People in New England, and in its geological extension southward through Long Island, have felt small earthquakes and suffered damage from infrequent larger ones since colonial times. Moderately damaging earthquakes strike somewhere in the region every few decades, and smaller earthquakes are felt roughly twice a year. The Boston area was damaged three times within 28 years in the middle 1700's, and New York City was damaged in 1737 and 1884. The largest known New England earthquakes occurred in 1638 (magnitude 6.5) in Vermont or New Hampshire, and in 1755 (magnitude 5.8) offshore from Cape Ann northeast of Boston. The Cape Ann earthquake caused severe damage to the Boston waterfront. The most recent New England earthquake to cause moderate damage occurred in 1940 (magnitude 5.6) in central New Hampshire.
Earthquakes in the central and eastern U.S., although less frequent than in the western U.S., are typically felt over a much broader region. East of the Rockies, an earthquake can be felt over an area as much as ten times larger than a similar magnitude earthquake on the west coast. A magnitude 4.0 eastern U.S. earthquake typically can be felt at many places as far as 100 km (60 mi) from where it occurred, and it infrequently causes damage near its source. A magnitude 5.5 eastern U.S. earthquake usually can be felt as far as 500 km (300 mi) from where it occurred, and sometimes causes damage as far away as 40 km (25 mi).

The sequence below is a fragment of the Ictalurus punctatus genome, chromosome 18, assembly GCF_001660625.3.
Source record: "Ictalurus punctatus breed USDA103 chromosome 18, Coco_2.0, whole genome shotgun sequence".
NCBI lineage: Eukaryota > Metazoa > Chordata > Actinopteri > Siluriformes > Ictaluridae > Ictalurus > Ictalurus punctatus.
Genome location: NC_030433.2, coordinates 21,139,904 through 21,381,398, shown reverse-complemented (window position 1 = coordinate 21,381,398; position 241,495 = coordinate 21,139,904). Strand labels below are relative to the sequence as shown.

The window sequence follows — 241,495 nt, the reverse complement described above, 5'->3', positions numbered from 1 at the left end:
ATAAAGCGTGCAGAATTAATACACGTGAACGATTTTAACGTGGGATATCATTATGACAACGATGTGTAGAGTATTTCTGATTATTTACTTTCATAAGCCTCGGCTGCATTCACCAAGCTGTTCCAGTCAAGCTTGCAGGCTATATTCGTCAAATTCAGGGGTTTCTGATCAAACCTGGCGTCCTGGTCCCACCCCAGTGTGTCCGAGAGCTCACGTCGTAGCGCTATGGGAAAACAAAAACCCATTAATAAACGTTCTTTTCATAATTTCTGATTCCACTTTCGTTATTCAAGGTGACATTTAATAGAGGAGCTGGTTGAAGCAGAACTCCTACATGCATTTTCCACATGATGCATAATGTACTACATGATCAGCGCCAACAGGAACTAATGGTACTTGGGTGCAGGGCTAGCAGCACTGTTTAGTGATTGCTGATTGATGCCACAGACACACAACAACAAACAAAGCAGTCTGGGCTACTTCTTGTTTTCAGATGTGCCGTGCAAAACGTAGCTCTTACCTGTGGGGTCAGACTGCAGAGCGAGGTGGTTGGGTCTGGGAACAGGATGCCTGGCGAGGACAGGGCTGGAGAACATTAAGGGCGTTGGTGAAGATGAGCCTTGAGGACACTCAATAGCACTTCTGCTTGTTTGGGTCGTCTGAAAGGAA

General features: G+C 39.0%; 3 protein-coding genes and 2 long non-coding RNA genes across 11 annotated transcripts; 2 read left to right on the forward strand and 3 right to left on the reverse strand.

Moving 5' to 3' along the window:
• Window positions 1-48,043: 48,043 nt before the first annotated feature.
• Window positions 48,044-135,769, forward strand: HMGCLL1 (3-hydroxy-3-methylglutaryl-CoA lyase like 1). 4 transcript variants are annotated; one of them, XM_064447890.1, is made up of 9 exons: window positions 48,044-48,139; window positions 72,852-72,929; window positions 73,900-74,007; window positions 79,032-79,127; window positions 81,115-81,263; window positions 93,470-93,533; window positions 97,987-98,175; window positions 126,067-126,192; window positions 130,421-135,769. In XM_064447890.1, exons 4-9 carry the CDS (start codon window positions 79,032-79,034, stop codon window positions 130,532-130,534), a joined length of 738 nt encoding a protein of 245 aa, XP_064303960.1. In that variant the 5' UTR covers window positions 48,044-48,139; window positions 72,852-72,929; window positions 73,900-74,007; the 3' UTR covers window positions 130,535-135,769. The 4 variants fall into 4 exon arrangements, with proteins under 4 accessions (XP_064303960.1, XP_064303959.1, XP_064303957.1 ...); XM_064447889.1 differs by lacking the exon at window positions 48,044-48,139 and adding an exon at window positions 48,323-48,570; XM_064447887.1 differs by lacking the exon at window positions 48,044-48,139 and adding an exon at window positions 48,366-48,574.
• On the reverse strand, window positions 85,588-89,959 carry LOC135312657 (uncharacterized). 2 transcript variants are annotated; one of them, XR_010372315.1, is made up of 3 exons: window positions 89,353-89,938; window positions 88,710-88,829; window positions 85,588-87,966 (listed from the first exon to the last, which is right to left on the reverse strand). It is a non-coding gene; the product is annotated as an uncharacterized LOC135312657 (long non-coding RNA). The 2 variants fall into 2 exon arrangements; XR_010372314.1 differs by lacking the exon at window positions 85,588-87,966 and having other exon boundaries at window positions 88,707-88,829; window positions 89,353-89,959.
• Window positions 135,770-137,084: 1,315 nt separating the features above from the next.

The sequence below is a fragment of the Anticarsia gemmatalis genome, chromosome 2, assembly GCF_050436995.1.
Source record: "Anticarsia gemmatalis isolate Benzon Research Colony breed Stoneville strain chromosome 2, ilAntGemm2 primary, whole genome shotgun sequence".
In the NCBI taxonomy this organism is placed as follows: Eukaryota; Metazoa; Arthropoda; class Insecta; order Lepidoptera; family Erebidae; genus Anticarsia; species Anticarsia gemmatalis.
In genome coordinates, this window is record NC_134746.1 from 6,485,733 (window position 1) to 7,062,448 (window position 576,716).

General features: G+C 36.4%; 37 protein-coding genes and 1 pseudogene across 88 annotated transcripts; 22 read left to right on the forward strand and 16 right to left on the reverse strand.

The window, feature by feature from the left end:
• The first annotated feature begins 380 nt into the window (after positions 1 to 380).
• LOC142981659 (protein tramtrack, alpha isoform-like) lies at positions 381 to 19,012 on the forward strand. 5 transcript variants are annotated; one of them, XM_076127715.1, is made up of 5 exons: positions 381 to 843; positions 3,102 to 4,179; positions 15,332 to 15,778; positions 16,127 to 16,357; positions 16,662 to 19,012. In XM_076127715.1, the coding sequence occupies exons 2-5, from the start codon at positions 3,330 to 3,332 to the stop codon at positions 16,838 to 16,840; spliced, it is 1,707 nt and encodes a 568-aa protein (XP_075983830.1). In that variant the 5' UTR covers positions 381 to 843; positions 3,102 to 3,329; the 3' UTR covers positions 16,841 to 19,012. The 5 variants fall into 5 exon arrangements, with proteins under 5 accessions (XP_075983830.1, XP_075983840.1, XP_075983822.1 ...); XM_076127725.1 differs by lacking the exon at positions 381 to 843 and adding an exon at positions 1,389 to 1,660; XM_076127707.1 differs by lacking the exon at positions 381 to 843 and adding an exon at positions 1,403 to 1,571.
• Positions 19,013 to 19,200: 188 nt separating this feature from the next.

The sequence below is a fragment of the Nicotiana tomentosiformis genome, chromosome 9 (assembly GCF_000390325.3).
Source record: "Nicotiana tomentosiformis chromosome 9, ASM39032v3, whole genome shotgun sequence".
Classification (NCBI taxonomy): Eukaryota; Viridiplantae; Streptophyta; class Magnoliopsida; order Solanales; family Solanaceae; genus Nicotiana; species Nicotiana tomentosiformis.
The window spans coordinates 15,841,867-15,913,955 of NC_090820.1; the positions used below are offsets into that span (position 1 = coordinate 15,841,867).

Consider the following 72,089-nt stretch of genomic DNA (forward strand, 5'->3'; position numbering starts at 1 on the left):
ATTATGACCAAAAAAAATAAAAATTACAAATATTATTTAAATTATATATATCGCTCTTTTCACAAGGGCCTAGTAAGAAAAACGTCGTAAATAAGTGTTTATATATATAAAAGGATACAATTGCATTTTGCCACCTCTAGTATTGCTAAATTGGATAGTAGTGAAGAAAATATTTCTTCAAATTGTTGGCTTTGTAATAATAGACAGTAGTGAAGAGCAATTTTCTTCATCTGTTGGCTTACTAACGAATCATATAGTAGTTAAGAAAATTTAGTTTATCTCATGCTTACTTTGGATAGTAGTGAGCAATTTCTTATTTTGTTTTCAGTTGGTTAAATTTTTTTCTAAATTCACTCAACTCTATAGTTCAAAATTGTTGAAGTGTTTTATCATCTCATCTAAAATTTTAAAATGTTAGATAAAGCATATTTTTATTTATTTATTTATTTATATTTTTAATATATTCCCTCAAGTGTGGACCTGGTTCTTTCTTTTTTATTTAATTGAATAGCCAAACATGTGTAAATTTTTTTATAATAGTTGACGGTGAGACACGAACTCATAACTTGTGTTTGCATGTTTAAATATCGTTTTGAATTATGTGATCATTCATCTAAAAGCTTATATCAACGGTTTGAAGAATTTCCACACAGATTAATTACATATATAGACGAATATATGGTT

Earthquakes everywhere occur on faults within bedrock, usually miles deep, although some New England earthquakes occur at shallower depths. Most of New England's and Long Island's bedrock was assembled as continents collided to form a supercontinent 500-300 million years ago, raising the northern Appalachian Mountains. The rest of the bedrock formed when the supercontinent rifted apart 200 million years ago to form what are now the northeastern U.S., the Atlantic Ocean, and Europe.
At well-studied plate boundaries like the San Andreas fault system in California, often scientists can determine the name of the specific fault that is responsible for an earthquake. In contrast, east of the Rocky Mountains this is rarely the case. New England and Long Island are far from the nearest plate boundaries, which are in the center of the Atlantic Ocean and in the Caribbean Sea. New England is laced with known faults but numerous smaller or deeply buried faults remain undetected. Even the known faults are poorly located at the depths of most earthquakes. Accordingly, few, if any, earthquakes in New England can be linked to named faults. It is difficult to determine if a known fault is still active and could slip and cause an earthquake. As in most other areas east of the Rockies, the best guide to earthquake hazards in New England and Long Island is the earthquakes themselves.